Canada has contracted to receive two million doses from Moderna by the end of March, and 40 million by the end of 2021. The first doses were originally not going to arrive until January, but if Health Canada finishes the review earlier, doses will start arriving this month.

Both Pfizer and Moderna require two doses and use what is known as messenger RNA in their vaccines. It attaches some of the genetic code from the virus that causes COVID-19 to train a human immune system to fight the infection. Both report it prevented illness in more than nine in every 10 patients injected with it.

Moderna’s vaccine can be stored in a regular freezer, rather than the ultralow temperature freezers the Pfizer-BioNTech vaccine needs, which means it is easier to ship to remote communities.

Trudeau said the territories, which asked not to get Pfizer because of the cold-chain requirements, will be prioritized for the deliveries of Moderna. He said supplies, including freezers, are already being shipped so they are ready when the vaccine is.

Maj.-Gen. Dany Fortin, the vice-president of logistics at the Public Health Agency of Canada, said a dry run of the Moderna delivery took place Tuesday.

The first people prioritized to receive COVID-19 vaccines in Canada are residents and workers in long-term care homes, front-line health workers at high-risk for exposure to COVID-19, people over the age of 80 living independently, and adults in remote Indigenous communities. Those groups will be expanded in April, when larger shipments of the vaccines are expected to start arriving. Health Canada said last week it expects to be able to vaccinate every Canadian by the end of September 2021.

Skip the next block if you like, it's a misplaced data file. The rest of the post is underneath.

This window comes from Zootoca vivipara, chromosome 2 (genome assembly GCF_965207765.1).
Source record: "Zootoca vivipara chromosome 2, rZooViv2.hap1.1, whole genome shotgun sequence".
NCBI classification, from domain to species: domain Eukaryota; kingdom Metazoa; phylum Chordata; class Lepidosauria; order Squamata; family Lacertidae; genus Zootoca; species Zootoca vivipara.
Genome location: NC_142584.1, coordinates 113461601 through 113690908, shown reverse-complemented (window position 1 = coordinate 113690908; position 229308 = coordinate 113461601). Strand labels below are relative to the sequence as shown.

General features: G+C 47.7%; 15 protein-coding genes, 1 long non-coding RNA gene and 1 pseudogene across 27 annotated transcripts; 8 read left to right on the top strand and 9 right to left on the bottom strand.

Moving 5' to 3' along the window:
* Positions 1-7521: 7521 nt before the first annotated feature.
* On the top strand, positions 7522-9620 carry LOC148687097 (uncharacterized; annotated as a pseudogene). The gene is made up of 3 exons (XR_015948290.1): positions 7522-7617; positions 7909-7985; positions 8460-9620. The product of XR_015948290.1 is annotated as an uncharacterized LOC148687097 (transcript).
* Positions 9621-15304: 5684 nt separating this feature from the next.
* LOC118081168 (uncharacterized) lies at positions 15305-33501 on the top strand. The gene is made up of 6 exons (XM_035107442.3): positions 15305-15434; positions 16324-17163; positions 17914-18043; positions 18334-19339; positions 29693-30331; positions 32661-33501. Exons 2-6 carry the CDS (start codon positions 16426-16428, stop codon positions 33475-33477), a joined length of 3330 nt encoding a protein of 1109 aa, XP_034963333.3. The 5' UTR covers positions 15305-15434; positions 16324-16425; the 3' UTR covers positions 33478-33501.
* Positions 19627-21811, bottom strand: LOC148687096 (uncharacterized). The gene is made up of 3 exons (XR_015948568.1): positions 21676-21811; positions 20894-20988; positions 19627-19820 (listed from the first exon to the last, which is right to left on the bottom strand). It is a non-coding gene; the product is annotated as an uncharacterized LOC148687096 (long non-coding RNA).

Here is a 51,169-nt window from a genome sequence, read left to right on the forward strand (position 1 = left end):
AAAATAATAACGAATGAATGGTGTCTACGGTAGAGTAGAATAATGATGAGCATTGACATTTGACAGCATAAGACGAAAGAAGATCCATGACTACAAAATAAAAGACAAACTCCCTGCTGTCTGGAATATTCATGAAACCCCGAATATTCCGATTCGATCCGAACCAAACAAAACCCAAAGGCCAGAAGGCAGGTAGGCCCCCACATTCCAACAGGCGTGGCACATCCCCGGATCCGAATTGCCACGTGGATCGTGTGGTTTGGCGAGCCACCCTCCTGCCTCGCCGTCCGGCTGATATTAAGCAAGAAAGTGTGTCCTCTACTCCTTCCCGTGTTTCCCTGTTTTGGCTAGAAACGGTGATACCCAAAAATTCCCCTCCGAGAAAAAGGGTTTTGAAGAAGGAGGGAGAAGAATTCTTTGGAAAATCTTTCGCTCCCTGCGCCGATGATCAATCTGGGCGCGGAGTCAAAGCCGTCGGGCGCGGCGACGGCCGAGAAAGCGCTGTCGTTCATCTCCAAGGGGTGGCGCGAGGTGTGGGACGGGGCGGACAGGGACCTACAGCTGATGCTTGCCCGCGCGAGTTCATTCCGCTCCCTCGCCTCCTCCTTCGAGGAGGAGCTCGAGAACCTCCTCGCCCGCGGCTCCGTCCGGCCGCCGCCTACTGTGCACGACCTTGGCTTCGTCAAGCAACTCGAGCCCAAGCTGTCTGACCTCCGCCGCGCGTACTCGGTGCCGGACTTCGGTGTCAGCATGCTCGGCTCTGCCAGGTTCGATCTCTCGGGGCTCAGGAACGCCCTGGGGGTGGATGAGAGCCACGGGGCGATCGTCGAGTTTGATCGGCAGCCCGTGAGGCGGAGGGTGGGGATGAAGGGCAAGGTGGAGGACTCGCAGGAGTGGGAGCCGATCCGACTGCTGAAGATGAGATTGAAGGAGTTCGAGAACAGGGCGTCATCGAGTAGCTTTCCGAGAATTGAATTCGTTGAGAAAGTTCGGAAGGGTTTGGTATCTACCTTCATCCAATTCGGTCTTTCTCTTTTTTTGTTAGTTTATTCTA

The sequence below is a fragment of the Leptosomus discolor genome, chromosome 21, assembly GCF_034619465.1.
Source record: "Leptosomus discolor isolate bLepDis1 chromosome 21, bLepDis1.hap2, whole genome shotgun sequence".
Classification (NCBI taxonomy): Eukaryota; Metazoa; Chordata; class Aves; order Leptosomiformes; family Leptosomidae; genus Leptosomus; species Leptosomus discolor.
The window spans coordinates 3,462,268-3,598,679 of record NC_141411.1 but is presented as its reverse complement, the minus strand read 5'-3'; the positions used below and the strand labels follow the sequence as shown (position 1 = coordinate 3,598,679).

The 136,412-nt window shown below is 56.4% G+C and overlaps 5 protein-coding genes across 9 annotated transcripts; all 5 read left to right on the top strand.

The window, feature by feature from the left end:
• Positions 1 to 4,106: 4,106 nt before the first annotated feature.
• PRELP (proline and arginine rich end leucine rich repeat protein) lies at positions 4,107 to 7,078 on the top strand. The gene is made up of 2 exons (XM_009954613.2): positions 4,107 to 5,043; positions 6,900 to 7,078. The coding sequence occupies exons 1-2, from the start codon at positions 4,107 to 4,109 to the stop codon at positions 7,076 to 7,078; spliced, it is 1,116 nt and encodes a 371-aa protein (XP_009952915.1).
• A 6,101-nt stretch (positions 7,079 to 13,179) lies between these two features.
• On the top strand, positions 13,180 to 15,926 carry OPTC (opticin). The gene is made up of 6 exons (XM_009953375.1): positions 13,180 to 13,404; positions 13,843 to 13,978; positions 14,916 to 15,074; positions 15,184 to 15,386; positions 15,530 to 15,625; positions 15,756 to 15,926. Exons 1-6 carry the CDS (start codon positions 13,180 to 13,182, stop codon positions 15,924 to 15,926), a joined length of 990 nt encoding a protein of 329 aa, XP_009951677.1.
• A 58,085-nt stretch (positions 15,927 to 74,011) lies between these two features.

The Pfizer-BioNTech vaccine was authorized for use on people over the age of 16, who are not allergic to any of the ingredients. However, people who are pregnant, breastfeeding or have compromised immune systems are warned to talk to their doctor before getting a shot in the arm.

Th National Advisory Committee on Immunization Wednesday recommended more testing before COVID-19 vaccines are routinely offered to people in those groups, or kids under the age of 16.

But the committee’s experts also say if there is evidence the benefits of getting the vaccine outweigh the potential risks of COVID-19, it could be offered to pregnant women, kids as young as 12, or people who are immunosuppressed, with informed consent.

Pregnant women were not specifically included in Pfizer’s clinical trials but almost two dozen women who got the vaccine later became pregnant and reported no complications.

Pfizer tested the vaccine on a small sample of children between 12 and 15 years old in the fall, with no safety concerns reported, and intends to expand trials to children as young as five next year. Moderna is starting a trial on kids as young as 12 in January.

The Canadian Press

Like us on Facebook and follow us on Twitter.

Want to support local journalism? Make a donation here.

Coronavirus

Just Posted

The Binche Fishing Derby at Stuart Lake is fast approaching. (Binche Fishing Derby Facebook photo)
Binche shares excitement for upcoming fishing derby

“It’s more than just fishing,” says Dave Birdi

A person receives a COVID-19 vaccine at a vaccination clinic run by Vancouver Coastal Health, in Richmond, B.C., Saturday, April 10, 2021. (THE CANADIAN PRESS/Jonathan Hayward)
Local youth vaccination clinics underway